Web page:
There's also serious investment in accommodation. Hyatt's Andaz brand opened its first resort on the Mokapu beachfront at Maui last month. The Andaz Maui at Wailea has 290 rooms and seven two- to four-bedroom villas occupying a prime, six-hectare seafront plot on the island's south-west coast. In keeping with the Andaz aesthetic, resort décor channels Maui's rich culture into a contemporary setting full of character and designed to dazzle even the most jaded 21st-century jetsetters. Its attractions include the poolside Morimoto Maui, a signature restaurant by Iron Chef's Masaharu Morimoto, fusing Japanese tradition with Hawaiian ingredients, and a series of cascading pools with private cabanas.

The Andaz leads a pack of new or improved properties, including the rebooted and rebadged Shoreline Hotel (formerly the Seaside Hotel), a 135-room tower of white on Waikiki. Interior highlights include Wegner wingback chairs and four penthouse suites with panoramic Pacific views.

Hokulani Waikiki by Hilton Grand Vacations Club is due to open late this year and will feature 143 apartment-style rooms in a 14-storey resort. And Hilton has spent $27 million freshening up the guestrooms and public areas of the Ali'i Tower at its Hawaiian Village Waikiki Beach Resort.

This month dozens of high-profile chefs and winemakers will gather on the islands of Oahu and Maui for the third Hawaii Food & Wine Festival (1-9 September). Tetsuya Wakuda will fly the flag for Australia, conjuring culinary treats from Hawaiian ingredients, part of a line-up including Grant Achatz of Chicago's Alinea, fusion maestro Nobu Matsuhisa and Christina Tosi of New York's Momofuku Milk Bar.

Bill Granger is preparing to take a bite of the Hawaiian pineapple, with his Waikiki outpost at 280 Beach Walk due to open this month. The diner, called Bills Sydney, will be "the ultimate beach house", says Granger, with a downstairs café open from breakfast until late and casual restaurant dining above. Menus will feature such Sydney classics as ricotta hotcakes and toasted coconut bread alongside dishes inspired by Hawaii's cuisine.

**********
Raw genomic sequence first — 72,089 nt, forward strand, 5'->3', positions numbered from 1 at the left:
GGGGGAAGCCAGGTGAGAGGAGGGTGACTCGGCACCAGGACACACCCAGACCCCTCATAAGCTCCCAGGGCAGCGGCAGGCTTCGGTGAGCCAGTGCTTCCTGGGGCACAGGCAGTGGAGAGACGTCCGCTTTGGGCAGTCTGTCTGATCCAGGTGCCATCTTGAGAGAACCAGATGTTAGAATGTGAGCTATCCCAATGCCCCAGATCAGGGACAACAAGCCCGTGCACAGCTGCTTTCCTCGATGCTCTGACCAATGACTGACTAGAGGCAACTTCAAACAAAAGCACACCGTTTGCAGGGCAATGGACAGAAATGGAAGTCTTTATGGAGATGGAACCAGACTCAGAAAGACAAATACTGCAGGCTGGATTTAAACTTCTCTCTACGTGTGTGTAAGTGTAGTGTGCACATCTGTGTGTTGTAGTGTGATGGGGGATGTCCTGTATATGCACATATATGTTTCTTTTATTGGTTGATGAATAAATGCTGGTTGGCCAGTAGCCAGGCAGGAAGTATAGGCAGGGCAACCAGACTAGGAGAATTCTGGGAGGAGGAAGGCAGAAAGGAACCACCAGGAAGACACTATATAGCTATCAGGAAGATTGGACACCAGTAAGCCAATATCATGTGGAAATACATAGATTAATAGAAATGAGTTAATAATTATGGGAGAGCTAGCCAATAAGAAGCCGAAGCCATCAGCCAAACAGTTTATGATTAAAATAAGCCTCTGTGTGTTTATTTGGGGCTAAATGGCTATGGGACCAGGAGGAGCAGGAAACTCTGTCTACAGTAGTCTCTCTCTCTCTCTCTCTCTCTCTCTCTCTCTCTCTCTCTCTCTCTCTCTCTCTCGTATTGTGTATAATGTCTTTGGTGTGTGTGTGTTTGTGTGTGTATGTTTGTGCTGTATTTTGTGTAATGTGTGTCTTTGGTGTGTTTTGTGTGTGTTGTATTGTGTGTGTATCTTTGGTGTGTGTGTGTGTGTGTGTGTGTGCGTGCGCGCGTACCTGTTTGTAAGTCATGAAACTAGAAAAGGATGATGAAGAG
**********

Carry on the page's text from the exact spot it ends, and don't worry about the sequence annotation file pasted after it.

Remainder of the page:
"When I first visited Hawaii I had no idea how vibrant the food scene was," he says. "I've found their version of fusion, with Vietnamese, Japanese, indigenous and, of course, the odd bit of Portland or Brooklyn thrown in, an inspiration."

So he's dabbling in a bit of fusion himself, creating new plates such as an avocado and tuna poke with brown rice, cherry tomatoes, sea asparagus and sesame seeds. And, in keeping with Waikiki's laid-back vibe, this Bills will be the first of Granger's restaurants to introduce pizze, topped with locally sourced ingredients such as heirloom tomatoes from Ho Farms at Kahuku on Oahu's north shore.

Like many of his fellow Australians, Granger was drawn to Hawaii for its climate and formidable hospitality, and Honolulu in particular for its accessible pleasures.

"Honolulu is my favourite type of beach, an urban beach," he says.

Granger spoke to Gourmet Traveller as the fit-out was being completed. "I can't wait to see the whole place in full swing: banquettes along the verandah filled with customers, baristas churning out coffees and juices in the big feature bar downstairs, the full effect of the space with its timber-clad ceilings and walls, concrete staircase and sunny skylight. I really can't wait."